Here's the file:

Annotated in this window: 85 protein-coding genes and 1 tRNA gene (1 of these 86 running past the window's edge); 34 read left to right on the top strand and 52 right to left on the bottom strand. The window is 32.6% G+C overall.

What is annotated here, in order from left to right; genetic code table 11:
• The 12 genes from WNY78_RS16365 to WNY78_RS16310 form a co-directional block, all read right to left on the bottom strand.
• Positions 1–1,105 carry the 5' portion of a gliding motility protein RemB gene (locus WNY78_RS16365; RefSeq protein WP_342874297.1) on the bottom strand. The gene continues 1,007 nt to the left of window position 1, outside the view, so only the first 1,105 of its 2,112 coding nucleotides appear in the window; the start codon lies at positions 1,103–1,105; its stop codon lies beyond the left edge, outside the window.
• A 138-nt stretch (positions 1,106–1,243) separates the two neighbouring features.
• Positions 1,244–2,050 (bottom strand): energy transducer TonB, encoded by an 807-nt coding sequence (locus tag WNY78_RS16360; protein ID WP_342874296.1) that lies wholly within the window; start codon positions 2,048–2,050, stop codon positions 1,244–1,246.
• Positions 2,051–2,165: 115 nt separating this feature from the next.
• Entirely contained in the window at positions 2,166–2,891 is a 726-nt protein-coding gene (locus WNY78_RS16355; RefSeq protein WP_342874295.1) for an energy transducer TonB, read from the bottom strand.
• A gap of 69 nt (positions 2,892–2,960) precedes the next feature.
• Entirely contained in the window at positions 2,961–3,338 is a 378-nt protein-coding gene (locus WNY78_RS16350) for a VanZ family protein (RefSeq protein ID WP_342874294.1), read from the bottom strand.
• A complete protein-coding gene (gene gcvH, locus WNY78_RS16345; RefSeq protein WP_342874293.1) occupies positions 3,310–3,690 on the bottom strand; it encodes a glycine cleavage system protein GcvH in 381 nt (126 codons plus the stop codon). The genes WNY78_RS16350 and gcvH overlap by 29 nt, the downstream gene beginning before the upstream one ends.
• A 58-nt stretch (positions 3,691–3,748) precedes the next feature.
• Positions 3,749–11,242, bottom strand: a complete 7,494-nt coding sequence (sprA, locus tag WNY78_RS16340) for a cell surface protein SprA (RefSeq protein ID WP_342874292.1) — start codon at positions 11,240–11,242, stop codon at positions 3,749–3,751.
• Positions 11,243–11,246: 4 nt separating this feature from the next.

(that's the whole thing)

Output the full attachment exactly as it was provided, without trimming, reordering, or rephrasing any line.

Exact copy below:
Annotated in this window: 85 protein-coding genes and 1 tRNA gene (1 of these 86 running past the window's edge); 34 read left to right on the top strand and 52 right to left on the bottom strand. The window is 32.6% G+C overall.

What is annotated here, in order from left to right; genetic code table 11:
• The 12 genes from WNY78_RS16365 to WNY78_RS16310 form a co-directional block, all read right to left on the bottom strand.
• Positions 1–1,105 carry the 5' portion of a gliding motility protein RemB gene (locus WNY78_RS16365; RefSeq protein WP_342874297.1) on the bottom strand. The gene continues 1,007 nt to the left of window position 1, outside the view, so only the first 1,105 of its 2,112 coding nucleotides appear in the window; the start codon lies at positions 1,103–1,105; its stop codon lies beyond the left edge, outside the window.
• A 138-nt stretch (positions 1,106–1,243) separates the two neighbouring features.
• Positions 1,244–2,050 (bottom strand): energy transducer TonB, encoded by an 807-nt coding sequence (locus tag WNY78_RS16360; protein ID WP_342874296.1) that lies wholly within the window; start codon positions 2,048–2,050, stop codon positions 1,244–1,246.
• Positions 2,051–2,165: 115 nt separating this feature from the next.
• Entirely contained in the window at positions 2,166–2,891 is a 726-nt protein-coding gene (locus WNY78_RS16355; RefSeq protein WP_342874295.1) for an energy transducer TonB, read from the bottom strand.
• A gap of 69 nt (positions 2,892–2,960) precedes the next feature.
• Entirely contained in the window at positions 2,961–3,338 is a 378-nt protein-coding gene (locus WNY78_RS16350) for a VanZ family protein (RefSeq protein ID WP_342874294.1), read from the bottom strand.
• A complete protein-coding gene (gene gcvH, locus WNY78_RS16345; RefSeq protein WP_342874293.1) occupies positions 3,310–3,690 on the bottom strand; it encodes a glycine cleavage system protein GcvH in 381 nt (126 codons plus the stop codon). The genes WNY78_RS16350 and gcvH overlap by 29 nt, the downstream gene beginning before the upstream one ends.
• A 58-nt stretch (positions 3,691–3,748) precedes the next feature.
• Positions 3,749–11,242, bottom strand: a complete 7,494-nt coding sequence (sprA, locus tag WNY78_RS16340) for a cell surface protein SprA (RefSeq protein ID WP_342874292.1) — start codon at positions 11,240–11,242, stop codon at positions 3,749–3,751.
• Positions 11,243–11,246: 4 nt separating this feature from the next.